Ridley has a long tradition in the aero road bike game and the Noah SL is their flagship model. It has racked up dozens of World Tour wins, but the Belgian bike maker wanted to see if there was more speed to be had. They started by testing competitor bikes setup with the same wheelset and tires at two different wind speeds and numerous yaw angles. They also tried a number of different tube shapes and profiles.
After much testing, they found the biggest gain was from an integrated cockpit and handlebar. By slipping the cables into the bars and frame, they found gains in aerodynamic performance. The big hurdle was integrating the housing in a way that was easy to work on and didn't kink any of the cables.
These changes will be available on the disc only version of the Noah SL. A rim brake version of this bike is still available, but because you can't integrate the front brake cable, they kept the standard routing.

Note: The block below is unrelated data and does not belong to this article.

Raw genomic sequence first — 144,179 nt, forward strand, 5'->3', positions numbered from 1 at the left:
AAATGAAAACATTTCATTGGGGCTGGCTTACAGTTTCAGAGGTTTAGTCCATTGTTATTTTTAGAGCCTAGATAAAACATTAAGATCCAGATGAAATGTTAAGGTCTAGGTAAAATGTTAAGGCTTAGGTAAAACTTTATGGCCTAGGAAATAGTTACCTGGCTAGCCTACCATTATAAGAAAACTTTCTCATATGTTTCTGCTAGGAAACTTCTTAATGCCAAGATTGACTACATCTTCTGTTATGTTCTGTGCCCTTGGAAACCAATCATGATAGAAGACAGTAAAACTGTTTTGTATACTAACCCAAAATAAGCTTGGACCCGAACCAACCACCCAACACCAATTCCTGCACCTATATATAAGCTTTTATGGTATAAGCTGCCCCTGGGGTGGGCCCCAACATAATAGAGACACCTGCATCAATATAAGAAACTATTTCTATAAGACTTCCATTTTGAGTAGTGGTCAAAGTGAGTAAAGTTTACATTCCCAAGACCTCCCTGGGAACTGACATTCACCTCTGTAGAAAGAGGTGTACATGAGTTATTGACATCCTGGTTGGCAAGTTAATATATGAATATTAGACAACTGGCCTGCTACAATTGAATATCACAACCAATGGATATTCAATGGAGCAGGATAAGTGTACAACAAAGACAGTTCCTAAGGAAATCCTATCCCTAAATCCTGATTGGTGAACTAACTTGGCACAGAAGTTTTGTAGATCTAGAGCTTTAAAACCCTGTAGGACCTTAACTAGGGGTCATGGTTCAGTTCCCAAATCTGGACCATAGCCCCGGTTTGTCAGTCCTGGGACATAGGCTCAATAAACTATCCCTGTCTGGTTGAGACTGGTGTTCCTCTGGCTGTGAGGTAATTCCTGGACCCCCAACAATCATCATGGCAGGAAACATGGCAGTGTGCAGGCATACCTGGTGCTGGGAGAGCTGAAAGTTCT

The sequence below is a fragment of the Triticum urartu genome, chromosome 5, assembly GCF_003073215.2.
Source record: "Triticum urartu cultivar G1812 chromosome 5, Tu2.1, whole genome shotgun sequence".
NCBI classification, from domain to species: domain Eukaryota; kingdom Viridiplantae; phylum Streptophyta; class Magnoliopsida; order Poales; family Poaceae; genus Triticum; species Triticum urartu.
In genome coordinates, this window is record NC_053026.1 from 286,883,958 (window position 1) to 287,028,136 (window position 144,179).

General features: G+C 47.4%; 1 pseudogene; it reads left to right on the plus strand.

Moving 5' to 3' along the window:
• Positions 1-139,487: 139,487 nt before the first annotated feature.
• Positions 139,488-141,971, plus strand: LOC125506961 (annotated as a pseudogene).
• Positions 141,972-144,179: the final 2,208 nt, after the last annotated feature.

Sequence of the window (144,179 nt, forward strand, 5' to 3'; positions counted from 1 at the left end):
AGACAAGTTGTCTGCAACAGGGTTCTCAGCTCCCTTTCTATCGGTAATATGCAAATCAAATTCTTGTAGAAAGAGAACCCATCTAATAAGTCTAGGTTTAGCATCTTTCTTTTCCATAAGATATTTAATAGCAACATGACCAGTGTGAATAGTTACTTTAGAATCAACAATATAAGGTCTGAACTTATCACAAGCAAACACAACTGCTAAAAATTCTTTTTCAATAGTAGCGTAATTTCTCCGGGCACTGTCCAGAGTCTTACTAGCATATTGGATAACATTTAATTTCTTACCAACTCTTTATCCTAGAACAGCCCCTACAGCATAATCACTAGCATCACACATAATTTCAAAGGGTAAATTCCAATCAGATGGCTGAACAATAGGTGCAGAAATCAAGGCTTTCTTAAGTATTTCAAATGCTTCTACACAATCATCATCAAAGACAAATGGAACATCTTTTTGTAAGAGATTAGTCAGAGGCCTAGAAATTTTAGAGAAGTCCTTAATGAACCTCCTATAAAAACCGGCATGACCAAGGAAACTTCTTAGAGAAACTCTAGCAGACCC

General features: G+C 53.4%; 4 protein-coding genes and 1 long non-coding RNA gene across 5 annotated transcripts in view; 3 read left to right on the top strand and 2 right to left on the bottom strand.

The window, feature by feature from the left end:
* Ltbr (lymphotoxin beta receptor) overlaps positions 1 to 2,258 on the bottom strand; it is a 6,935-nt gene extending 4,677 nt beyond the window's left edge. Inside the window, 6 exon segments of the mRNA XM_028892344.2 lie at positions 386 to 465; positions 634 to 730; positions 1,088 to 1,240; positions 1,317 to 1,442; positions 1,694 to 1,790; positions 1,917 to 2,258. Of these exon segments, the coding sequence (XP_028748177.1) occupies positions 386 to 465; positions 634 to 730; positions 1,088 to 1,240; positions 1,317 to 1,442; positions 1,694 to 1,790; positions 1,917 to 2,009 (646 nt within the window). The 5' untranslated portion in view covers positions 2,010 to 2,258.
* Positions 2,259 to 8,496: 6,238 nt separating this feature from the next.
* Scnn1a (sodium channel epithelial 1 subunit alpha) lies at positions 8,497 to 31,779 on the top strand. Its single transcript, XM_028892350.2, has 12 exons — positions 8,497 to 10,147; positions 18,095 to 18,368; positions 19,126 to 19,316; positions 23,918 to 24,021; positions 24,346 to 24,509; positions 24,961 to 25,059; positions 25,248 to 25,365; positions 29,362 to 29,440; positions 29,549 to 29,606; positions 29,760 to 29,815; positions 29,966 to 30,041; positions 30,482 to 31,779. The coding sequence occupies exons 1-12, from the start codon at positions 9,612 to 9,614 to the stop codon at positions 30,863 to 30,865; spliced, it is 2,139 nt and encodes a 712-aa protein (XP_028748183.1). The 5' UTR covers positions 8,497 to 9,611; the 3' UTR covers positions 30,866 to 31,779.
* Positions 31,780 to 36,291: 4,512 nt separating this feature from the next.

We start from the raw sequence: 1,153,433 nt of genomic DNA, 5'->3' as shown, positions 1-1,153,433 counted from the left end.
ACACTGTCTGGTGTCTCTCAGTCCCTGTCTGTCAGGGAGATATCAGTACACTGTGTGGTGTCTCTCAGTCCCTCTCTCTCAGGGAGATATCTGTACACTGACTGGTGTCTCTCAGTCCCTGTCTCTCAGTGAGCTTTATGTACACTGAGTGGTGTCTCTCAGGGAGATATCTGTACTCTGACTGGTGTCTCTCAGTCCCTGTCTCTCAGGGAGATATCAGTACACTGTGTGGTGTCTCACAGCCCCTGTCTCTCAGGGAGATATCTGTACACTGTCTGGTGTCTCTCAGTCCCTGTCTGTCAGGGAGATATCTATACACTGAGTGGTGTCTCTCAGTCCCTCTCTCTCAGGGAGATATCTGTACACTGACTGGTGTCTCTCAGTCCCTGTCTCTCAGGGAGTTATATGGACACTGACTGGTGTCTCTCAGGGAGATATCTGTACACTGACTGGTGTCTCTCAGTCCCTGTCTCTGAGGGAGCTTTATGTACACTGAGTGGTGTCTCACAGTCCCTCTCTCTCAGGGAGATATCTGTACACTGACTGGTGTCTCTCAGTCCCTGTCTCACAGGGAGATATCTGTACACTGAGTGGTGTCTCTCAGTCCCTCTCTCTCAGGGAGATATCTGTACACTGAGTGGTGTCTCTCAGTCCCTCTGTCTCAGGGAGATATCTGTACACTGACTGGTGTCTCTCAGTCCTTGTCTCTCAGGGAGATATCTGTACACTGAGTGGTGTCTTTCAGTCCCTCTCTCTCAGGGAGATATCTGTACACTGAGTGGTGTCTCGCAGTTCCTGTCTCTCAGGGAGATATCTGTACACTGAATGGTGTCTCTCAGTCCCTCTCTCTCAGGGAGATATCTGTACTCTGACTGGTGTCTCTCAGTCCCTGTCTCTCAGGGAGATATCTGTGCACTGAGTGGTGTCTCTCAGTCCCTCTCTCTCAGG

The only difference between the disc and non-disc versions of the Noah is the integrated cockpit and cable routing.
Aside from moving to the integrated cockpit, the Noah SL remains unchanged.
Fenix SLX Disc
The Fenix is Ridley's endurance-oriented bike. It's built with all around performance in mind. The rim brake version has been used during the Spring Classics and a disc version was launched last year. For model year 2018, Ridley has revamped the carbon layup to create a lighter SLX model. Depending on size, weight savings is between 250g-300g. They've also bumped bottom bracket stiffness slightly.
Aside from a small increase in bottom bracket stiffness and the massive weight savings, the Fenix and Fenix SLX models are virtually the same.
The frame uses the same mold as the existing Fenix SL, just a different layup.
For more info, visit www.ridley-bikes.com.